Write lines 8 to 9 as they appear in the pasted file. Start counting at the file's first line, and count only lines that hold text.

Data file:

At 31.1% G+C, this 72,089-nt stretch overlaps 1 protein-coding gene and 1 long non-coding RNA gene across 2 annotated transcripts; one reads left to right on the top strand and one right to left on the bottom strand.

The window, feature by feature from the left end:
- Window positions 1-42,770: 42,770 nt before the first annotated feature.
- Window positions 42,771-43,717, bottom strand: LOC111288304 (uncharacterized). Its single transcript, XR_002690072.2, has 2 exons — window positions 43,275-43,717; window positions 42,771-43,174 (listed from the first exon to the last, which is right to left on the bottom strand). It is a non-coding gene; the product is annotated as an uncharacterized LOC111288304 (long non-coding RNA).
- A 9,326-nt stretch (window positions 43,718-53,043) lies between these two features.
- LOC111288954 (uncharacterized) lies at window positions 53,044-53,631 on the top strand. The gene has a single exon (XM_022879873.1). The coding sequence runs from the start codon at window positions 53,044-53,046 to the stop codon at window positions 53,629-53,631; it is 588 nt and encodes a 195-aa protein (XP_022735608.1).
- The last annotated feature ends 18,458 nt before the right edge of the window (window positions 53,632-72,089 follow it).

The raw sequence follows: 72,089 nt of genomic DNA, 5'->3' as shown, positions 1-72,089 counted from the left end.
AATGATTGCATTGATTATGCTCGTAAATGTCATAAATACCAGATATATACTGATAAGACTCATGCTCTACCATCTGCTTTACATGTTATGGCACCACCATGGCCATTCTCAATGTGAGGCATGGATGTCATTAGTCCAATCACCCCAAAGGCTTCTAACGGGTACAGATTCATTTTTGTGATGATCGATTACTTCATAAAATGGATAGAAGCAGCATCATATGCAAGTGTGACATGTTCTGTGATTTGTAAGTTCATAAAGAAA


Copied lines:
The raw sequence follows: 72,089 nt of genomic DNA, 5'->3' as shown, positions 1-72,089 counted from the left end.
AATGATTGCATTGATTATGCTCGTAAATGTCATAAATACCAGATATATACTGATAAGACTCATGCTCTACCATCTGCTTTACATGTTATGGCACCACCATGGCCATTCTCAATGTGAGGCATGGATGTCATTAGTCCAATCACCCCAAAGGCTTCTAACGGGTACAGATTCATTTTTGTGATGATCGATTACTTCATAAAATGGATAGAAGCAGCATCATATGCAAGTGTGACATGTTCTGTGATTTGTAAGTTCATAAAGAAA